Connections with PPAD Hardness - 2

Student presentation - Cruz This paper

Open problems session - 1


Open problems session - 2


No class




The intent of this section is to raise student and instructor awareness of the ongoing threat of bias and racism and of the need to take personal responsibility in creating an inclusive learning environment.

The Grainger College of Engineering is committed to the creation of an anti-racist, inclusive community that welcomes diversity along a number of dimensions, including, but not limited to, race, ethnicity and national origins, gender and gender identity, sexuality, disability status, class, age, or religious beliefs. The College recognizes that we are learning together in the midst of the Black Lives Matter movement, that Black, Hispanic, and Indigenous voices and contributions have largely either been excluded from, or not recognized in, science and engineering, and that both overt racism and micro-aggressions threaten the well-being of our students and our university community.

The effectiveness of this course is dependent upon each of us to create a safe and encouraging learning environment that allows for the open exchange of ideas while also ensuring equitable opportunities and respect for all of us. Everyone is expected to help establish and maintain an environment where students, staff, and faculty can contribute without fear of personal ridicule, or intolerant or offensive language. If you witness or experience racism, discrimination, micro-aggressions, or other offensive behavior, you are encouraged to bring this to the attention of the course director if you feel comfortable. You can also report these behaviors to the Bias Assessment and Response Team (BART) ( Based on your report, BART members will follow up and reach out to students to make sure they have the support they need to be healthy and safe. If the reported behavior also violates university policy, staff in the Office for Student Conflict Resolution may respond as well and will take appropriate action.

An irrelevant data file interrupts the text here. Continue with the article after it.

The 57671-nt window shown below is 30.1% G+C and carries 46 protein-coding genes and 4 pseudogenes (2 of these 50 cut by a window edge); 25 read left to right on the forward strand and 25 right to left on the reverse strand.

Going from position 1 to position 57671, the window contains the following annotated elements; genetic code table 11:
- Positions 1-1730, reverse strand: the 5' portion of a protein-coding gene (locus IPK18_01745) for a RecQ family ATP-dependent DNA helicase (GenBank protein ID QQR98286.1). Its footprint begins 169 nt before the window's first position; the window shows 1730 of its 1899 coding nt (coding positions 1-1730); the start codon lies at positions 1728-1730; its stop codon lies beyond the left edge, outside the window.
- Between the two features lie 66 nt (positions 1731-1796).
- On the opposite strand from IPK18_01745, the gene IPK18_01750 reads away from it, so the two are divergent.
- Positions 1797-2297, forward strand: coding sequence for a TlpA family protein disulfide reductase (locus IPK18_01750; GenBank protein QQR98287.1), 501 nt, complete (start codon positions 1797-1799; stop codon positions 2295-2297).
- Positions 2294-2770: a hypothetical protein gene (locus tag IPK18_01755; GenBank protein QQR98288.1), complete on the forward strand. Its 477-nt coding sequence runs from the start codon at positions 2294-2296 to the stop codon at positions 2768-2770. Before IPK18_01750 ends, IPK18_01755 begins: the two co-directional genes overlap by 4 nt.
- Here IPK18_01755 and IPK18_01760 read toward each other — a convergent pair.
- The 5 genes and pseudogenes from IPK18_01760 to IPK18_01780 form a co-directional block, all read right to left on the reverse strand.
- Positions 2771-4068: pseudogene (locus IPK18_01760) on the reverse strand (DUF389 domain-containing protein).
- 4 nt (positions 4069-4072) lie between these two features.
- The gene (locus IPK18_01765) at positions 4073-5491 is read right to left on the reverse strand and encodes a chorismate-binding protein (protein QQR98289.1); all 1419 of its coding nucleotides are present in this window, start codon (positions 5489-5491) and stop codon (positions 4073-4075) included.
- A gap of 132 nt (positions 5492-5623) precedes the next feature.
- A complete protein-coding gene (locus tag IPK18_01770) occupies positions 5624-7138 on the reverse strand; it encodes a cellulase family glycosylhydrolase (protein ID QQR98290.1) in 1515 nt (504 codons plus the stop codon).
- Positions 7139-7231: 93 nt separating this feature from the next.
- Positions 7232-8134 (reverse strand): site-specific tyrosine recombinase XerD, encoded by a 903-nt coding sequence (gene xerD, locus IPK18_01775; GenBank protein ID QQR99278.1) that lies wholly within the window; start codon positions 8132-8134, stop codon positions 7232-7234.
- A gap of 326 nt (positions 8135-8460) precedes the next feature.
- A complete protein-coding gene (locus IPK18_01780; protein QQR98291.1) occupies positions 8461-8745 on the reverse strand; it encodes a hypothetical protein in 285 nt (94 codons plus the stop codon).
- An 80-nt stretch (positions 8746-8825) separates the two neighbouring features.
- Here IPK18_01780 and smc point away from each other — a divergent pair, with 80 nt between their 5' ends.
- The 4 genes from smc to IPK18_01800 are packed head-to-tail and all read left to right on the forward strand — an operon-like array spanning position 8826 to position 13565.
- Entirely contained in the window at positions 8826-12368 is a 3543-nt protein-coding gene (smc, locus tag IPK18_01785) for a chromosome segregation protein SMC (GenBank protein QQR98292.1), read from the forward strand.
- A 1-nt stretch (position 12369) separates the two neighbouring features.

All members of the Illinois Computer Science department - faculty, staff, and students - are expected to adhere to the CS Values and Code of Conduct. The CS CARES Committee is available to serve as a resource to help people who are concerned about or experience a potential violation of the Code. If you experience such issues, please contact the CS CARES Committee. The Instructors of this course are also available for issues related to this class.

Diminished mental health, including significant stress, mood changes, excessive worry, substance/alcohol abuse, or problems with eating and/or sleeping can interfere with optimal academic performance, social development, and emotional well-being. The University of Illinois offers a variety of confidential services including individual and group counseling, crisis intervention, psychiatric services, and specialized screenings at no additional cost. If you or someone you know experiences any of the above mental health concerns, it is strongly encouraged to contact or visit any of the University's resources provided below. Getting help is a smart and courageous thing to do -- for yourself and for those who care about you.

Counseling Center: 217-333-3704, 610 East John Street Champaign, IL 61820

McKinley Health Center:217-333-2700, 1109 South Lincoln Avenue, Urbana, Illinois 61801

University wellness center: